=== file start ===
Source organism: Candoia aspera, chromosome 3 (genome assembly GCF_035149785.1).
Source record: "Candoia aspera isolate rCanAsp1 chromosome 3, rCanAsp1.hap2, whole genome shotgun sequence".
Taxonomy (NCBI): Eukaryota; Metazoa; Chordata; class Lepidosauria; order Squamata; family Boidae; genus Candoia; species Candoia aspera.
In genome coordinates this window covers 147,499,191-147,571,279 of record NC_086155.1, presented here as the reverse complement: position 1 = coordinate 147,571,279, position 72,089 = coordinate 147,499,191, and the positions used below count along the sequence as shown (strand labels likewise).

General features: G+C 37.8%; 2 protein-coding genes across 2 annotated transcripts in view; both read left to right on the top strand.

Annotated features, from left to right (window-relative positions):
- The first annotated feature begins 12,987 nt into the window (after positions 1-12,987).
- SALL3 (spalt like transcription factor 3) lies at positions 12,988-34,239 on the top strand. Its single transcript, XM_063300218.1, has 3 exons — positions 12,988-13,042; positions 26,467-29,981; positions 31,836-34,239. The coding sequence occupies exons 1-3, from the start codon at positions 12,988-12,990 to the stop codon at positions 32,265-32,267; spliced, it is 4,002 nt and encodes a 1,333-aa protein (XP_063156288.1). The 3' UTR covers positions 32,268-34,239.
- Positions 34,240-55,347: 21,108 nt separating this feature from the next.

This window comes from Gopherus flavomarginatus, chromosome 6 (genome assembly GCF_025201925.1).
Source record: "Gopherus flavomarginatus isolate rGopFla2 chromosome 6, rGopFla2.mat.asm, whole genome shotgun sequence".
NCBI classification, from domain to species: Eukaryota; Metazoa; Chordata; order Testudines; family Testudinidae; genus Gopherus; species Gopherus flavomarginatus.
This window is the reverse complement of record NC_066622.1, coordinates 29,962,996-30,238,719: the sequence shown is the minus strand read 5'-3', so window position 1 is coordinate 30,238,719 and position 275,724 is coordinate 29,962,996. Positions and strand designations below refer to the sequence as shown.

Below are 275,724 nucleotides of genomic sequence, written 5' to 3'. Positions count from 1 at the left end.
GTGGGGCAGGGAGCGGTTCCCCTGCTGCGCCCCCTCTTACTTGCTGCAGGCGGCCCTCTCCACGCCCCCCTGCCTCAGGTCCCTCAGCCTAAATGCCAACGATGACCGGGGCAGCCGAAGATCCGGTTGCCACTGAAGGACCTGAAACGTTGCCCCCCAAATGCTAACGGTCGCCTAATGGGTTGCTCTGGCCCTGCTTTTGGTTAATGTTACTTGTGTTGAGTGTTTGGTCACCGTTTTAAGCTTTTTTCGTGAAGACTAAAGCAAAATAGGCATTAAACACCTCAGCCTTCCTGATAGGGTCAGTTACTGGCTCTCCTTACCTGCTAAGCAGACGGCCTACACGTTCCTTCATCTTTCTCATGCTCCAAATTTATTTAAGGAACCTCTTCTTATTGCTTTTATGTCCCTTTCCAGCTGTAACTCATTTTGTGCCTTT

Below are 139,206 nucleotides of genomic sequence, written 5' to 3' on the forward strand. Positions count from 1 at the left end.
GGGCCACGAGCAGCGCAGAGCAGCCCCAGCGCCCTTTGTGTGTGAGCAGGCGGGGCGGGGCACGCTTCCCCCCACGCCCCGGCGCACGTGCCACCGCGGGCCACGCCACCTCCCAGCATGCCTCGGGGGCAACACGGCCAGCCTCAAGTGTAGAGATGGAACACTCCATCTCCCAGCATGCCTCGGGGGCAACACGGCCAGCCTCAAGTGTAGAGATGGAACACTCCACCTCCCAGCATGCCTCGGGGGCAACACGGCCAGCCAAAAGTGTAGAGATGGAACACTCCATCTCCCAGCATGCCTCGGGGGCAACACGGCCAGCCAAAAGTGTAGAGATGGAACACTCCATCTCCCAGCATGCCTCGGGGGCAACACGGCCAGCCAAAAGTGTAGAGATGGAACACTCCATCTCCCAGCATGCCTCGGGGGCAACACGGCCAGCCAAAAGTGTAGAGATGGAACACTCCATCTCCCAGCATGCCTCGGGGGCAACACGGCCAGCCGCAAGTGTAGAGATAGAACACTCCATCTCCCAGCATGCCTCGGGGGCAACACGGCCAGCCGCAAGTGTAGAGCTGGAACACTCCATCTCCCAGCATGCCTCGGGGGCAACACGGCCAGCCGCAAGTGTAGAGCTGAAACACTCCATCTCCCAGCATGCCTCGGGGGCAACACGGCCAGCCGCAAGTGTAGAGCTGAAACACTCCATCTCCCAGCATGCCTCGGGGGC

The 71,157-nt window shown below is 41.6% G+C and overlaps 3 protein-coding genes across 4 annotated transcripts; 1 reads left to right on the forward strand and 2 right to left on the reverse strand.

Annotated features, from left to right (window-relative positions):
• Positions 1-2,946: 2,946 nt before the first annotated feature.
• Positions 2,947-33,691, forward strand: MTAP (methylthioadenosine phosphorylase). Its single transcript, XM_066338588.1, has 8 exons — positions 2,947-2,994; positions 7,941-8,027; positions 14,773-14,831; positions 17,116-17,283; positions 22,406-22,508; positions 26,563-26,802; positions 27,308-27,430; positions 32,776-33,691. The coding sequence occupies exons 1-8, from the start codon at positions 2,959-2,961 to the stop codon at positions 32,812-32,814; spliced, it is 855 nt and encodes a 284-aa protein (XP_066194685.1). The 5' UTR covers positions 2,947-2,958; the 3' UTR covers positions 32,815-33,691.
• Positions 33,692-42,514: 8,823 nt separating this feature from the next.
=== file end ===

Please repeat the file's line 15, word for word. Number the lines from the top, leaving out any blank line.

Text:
GTGGGGCAGGGAGCGGTTCCCCTGCTGCGCCCCCTCTTACTTGCTGCAGGCGGCCCTCTCCACGCCCCCCTGCCTCAGGTCCCTCAGCCTAAATGCCAACGATGACCGGGGCAGCCGAAGATCCGGTTGCCACTGAAGGACCTGAAACGTTGCCCCCCAAATGCTAACGGTCGCCTAATGGGTTGCTCTGGCCCTGCTTTTGGTTAATGTTACTTGTGTTGAGTGTTTGGTCACCGTTTTAAGCTTTTTTCGTGAAGACTAAAGCAAAATAGGCATTAAACACCTCAGCCTTCCTGATAGGGTCAGTTACTGGCTCTCCTTACCTGCTAAGCAGACGGCCTACACGTTCCTTCATCTTTCTCATGCTCCAAATTTATTTAAGGAACCTCTTCTTATTGCTTTTATGTCCCTTTCCAGCTGTAACTCATTTTGTGCCTTT